8 years ago

Volume 20 Issue 1 - September 2014

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  • September
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Dis-Concerting continued

Dis-Concerting continued from page 60movement – so much so that as an audienceit’s impossible not to want to applaud.“So in fact,” Oundjian said to the houseguests, “if you feel like applauding atthat point go right ahead, because that iswhat Tchaikovsky’s own audience wouldhave done.”This rule, he explained, of not applaudinguntil the piece is over, didn’t really takehold until a decade after Tchaikovsky wrotethis absolutely wonderful work. “In fact,”Oundjian said, “applaud whenever you feellike it – we won’t mind.”What followed was completely memorable.There was a sprinkling of quiet applauseafter the first movement (and no one glared atanyone else). It was quiet-ish after the second.But after the third movement, even concertgoerswho would normally have sat on theirhands joined the general clapping. Somehowit was as if we all knew that as much asanything we were rooting for a composertrying with every fibre of his being to give usa happy ending that was never in the cards.And after the terrible, wonderful finalmovement ... there was silence. A preciousfive to eight seconds of pure silence witha conductor literally and metaphoricallyholding the silence up there for us all to seeand feel, in the palm of his upturned hand.No one bellowed bravo; not one personleapt to their feet.Until, precious silent seconds later,Oundjian lowered his hand and let themoment go. The audience rose to our feet toaccord a special performance the concertedresponse it warranted for the universal feelingsit had evoked.So, Maestro, a belated BRAVO, for seizingthat particular moment on that particularday, in that particular way.So, what can be taken (usefully) away fromthis? Well, three things, I think.First, presenters have an opportunity inwelcoming new audiences, to decide anewfor themselves what the do’s and don’ts oftheir particular house should be.Second, these house rules should be cheerfullyand confidently expressed at the outsetof each and every event. (It is not enough toput asterisks in programs to indicate wheresilence is demanded.)Third, conductors and performers have thepower themselves to command the durationof the silences around and within the worksthey are performing, as actively as theycommand the notes of music between thosesilences.So, what do you think? I would love to hearwhat you all, performers and presenters andaudience members alike are doing, or want tosay, about all this.David Perlman can be reached ORANGESharing the MusicPAUL ENNISShare the Music is the name of an arts and education outreach program presented by theCorporation of Massey Hall and Roy Thomson Hall. With a mission statement aimed atsharing music with young people of all backgrounds from ages 8 to 18, the program’sgoal is to enhance and broaden musical horizons by exposing students to world-classperformers.Share the Music’s 16th season includes nine wide-ranging concerts from October to May,any of which could proudly serve as a definition for “world-class.” To experience any of theartists in this varied lineup will be a musical life-enhancing opportunity never to be forgotten.Pianist Jean-Efflam Bavouzet joinsconductor Vadimir Jurowski and the LondonPhilharmonic in the lead-off concert of worksby two 20th-century icons, Shostakovich andProkofiev. Divine Brown, Diana Braithwaite,Andria Simone and Shakura S’Aida headlinethe Toronto Blues Society’s 28th AnnualToronto Women’s Blues Revue November 22,while the incomparable Itzhak Perlmanwill work his fiddle magic on the audienceDecember 1.A concert by the iconic Blind Boys ofAlabama December 8 is followed by a ClassicAlbums Live presentation of “The Beatles:Let It Be” January 20. Next up will be the Jazzat Lincoln Center Orchestra with WyntonMarsalis February 11.The Canadian poet and spoken word artistShane Koyczan became an overnight sensationat the Opening Ceremonies of theVancouver 2010 Olympics. His anti-bullyingvideo To This Day has had more than 13million views on YouTube and led to anappearance at the 2013 TED Conference. Hewill appear at Harbourfront Centre April 7.Evgeny Kissin’s remarkable pianism will beon display in his May 1 recital which includesBeethoven’s “Waldstein” sonata, nocturnesand mazurkas by Chopin and Liszt’sHungarian Rhapsody No.15. The no-lessremarkableBobby McFerrin will showcase hisprodigious vocal gifts May 30.Each event is preceded by a talk or workshop,some of which are of particular interest.Tafelmusik violinist Patricia Ahern willdiscuss repertoire in advance of the Perlmanrecital; Toronto Mass Choir director KarenBurke leads a gospel-style workshop the nightthe Blind Boys of Alabama perform; and theHeavyweights Brass Band takes part in aworkshop before the Jazz at Lincoln CenterOrchestra with Wynton Marsalis concert.Artists’ Health AllianceSARA CONSTANTAsk any group of musicians what something like “music education” comprises and you’dcertainly receive a vast array of responses about everything from études to instrumentmaintenance. However, an entire area of a performer’s “musical life” – and one that isreceiving growing attention in both private studio and public settings – involves looking afterthat one instrument that cannot be replaced or upgraded – the artist’s physical self.The Artists’ Health Alliance (formerly theArtists’ Health Centre Foundation) is one suchorganization in the business of educatingartists, including performing musicians,about the maintenance of physical and mentalwellness throughout an artistic career. A notfor-profitcharitable group working in partnershipwith the Al & Malka Green Artists’Health Centre at Toronto Western Hospital,the AHA hosts workshops addressing issuesfrom injury prevention to stress managementto nutrition. Likening their work to thetype of specialized treatment that professionalathletes require, the AHA serves as a helpfulresource for performers seeking healtheducation (or treatment) that takes intoaccount their unique career-based needs.Considering the specialized nature of thisoften-costly type of treatment, the organizationis also dedicated to providing artistsaccess to financial resources, including detailsabout available subsidies and cost-effectivehealthcare coverage. The AHA also advocatesa school outreach program, through whichthey have run workshops at schools such asOCADU, the Randolph Academy, U of T andYork University.Navigating the question of how to livehealthy is a lifelong process, and not oneunique to arts workers. However, the enormousset of physical and mental challengesthat performing musicians can faceis something that does deserve ample attention.Though health education opportunitiesfor professional musicians often seemto fly under the radar, a service that allowsperformers to continue doing what they lovefor as long as possible is certainly not one tobe under-valued.The next event on the Artist HealthAlliance’s calendar is a series of workshopson mindfulness-based cognitive therapy,running most Tuesdays from September 23to November 25. For those interested, moreinformation about this series and on the AHAis available at all story ideas and suggestions relating to this section ofThe WholeNote to | September 1, 2014 – October 7, 2014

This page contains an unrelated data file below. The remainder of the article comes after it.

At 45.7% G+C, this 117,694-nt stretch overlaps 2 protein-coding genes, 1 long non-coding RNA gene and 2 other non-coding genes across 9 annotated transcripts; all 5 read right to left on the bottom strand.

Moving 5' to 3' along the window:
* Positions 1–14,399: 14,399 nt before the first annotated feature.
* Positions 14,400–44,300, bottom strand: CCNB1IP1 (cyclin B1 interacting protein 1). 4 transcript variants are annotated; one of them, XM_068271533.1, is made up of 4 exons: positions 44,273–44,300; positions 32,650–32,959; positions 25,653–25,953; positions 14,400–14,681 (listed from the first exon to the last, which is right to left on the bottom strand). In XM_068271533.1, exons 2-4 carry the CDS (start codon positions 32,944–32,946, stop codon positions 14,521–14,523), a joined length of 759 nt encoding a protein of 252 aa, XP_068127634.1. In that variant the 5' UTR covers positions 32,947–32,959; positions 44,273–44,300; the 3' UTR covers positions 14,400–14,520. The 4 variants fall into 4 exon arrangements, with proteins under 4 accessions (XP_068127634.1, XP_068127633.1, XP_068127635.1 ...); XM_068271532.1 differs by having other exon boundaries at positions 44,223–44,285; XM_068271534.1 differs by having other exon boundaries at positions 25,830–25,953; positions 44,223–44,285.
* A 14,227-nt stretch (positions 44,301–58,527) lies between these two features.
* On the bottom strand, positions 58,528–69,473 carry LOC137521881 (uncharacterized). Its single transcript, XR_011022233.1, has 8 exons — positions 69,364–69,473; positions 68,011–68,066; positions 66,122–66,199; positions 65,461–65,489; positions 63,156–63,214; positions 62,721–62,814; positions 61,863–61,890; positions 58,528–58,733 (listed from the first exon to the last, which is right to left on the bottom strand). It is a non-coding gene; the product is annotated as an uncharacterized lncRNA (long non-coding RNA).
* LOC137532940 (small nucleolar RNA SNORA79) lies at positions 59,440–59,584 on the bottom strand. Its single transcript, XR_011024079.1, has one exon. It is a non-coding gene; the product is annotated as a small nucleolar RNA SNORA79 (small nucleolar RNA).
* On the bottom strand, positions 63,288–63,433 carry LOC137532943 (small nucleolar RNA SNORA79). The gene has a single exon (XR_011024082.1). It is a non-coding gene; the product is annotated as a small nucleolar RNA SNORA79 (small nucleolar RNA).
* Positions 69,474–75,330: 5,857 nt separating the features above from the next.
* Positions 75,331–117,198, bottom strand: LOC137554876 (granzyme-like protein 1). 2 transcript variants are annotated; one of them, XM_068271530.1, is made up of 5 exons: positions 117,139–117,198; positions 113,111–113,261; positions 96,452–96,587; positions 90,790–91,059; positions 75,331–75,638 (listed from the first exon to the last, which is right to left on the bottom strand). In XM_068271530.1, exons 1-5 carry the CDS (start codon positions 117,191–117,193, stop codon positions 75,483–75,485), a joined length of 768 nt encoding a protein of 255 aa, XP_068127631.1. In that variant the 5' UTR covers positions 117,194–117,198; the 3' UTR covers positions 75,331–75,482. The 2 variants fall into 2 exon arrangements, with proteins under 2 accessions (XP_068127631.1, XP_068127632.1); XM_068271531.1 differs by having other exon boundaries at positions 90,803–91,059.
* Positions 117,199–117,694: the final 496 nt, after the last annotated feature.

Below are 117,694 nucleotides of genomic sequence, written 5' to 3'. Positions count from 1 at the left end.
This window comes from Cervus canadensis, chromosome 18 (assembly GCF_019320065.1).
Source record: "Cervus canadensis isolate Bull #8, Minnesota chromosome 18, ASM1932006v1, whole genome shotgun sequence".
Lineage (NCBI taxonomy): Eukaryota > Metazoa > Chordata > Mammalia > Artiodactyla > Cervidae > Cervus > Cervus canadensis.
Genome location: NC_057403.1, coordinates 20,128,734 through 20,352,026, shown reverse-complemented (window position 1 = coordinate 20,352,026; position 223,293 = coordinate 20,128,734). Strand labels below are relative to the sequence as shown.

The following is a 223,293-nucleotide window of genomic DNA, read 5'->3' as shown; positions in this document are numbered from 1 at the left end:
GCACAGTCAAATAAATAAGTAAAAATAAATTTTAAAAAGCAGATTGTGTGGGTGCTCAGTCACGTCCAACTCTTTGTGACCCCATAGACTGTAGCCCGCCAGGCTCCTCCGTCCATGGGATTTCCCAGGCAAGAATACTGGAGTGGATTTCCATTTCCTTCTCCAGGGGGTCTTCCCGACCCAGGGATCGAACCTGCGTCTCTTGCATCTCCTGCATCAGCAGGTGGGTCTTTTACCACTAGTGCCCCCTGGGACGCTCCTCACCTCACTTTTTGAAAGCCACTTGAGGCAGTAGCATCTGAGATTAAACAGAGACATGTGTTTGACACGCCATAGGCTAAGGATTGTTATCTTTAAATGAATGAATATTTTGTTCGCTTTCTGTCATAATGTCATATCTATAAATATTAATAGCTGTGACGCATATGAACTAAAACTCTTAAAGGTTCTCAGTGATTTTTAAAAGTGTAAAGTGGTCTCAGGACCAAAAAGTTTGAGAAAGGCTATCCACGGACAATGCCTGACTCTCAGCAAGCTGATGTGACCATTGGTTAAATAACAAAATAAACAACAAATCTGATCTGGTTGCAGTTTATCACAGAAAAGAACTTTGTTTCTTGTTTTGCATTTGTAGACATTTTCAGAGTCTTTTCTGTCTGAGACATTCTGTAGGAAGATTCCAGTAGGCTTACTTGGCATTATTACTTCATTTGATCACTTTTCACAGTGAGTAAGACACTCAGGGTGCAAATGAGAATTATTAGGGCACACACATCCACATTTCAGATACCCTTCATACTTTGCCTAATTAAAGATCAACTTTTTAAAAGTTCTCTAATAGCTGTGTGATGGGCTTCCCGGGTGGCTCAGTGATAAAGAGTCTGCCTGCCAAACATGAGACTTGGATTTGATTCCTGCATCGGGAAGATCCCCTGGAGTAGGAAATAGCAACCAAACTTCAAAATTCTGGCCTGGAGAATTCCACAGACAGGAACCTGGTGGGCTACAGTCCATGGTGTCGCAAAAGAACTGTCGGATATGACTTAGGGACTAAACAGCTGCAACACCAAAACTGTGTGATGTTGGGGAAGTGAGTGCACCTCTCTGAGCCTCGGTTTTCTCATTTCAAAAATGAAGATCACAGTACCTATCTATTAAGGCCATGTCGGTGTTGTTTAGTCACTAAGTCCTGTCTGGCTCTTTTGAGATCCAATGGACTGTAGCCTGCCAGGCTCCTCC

SEEING ORANGEHow I Met My Teacher:A RetrospectiveCOMPILED BY SIMONE DESILETSLooking back through 20 years of WholeNote archives I was struckby some of the lovely relationships reflected in the series called How IMet My Teacher (2004-2007) and the many anecdotes about studentteacherrelationships which found their way into other features andcolumns over the years. This treasury of priceless memories illuminatessome important fundamentals – a sampling of these follows.The WholeNote invites students and teachers to share more of thiswealth with fellow WholeNote readers.Please send your comments or story ideas Deak on Mary StarrI remember her as a towering old woman with white hair and ahuge gentle smile. She always wore long flowing skirts or dresses and Iwanted her to be my grandmother. And through being her student, forten years, from the age of two and a half, she did feel like family. Shewas soft-spoken and kind and patient and she made lessons really fun.Tim Alberts on teaching high school musicNo matter how much you really love music, you have to make surethat you really like kids. There are lots of great musicians who shouldNOT be teachers. Kindness has to be a big part of teaching. As importantly,be involved in collaborative music outside of the classroom. Asa teacher you’re modelling it. If you’re not having fun your studentswon’t either. One student who went into architecture came back andsaid that what he learned about the connectedness of things in musichad given him a head start. Music reflects things going on in society.The principles of classicism and romanticism in music apply equallyto architecture …Nadina Mackie Jackson on Christopher MillardChristopher is the person I think of when anyone asks about myfirst teacher. If he had time after our lessons at the University he’dMUSIC EDUCATION – ALL THE TIME – FOR EVERYONE!MUSIC TEACHERS AND STUDIOSPART-TIME & FULL-TIME SCHOOLSShare what you have to offer!Make yourself part of The WholeNote’ssearchable online music educationdirectory.It’s easy to register, year-round anytime,and a basic listing is FREE.LOOKING FOR A MUSIC TEACHEROR MUSIC CLASSES?Find the right teacher or programmefor yourself or a favourite younger person,and make more music, more often!The WholeNote’s music education isonline year-round and easily September 1, 2014 – October 7, 2014 | 63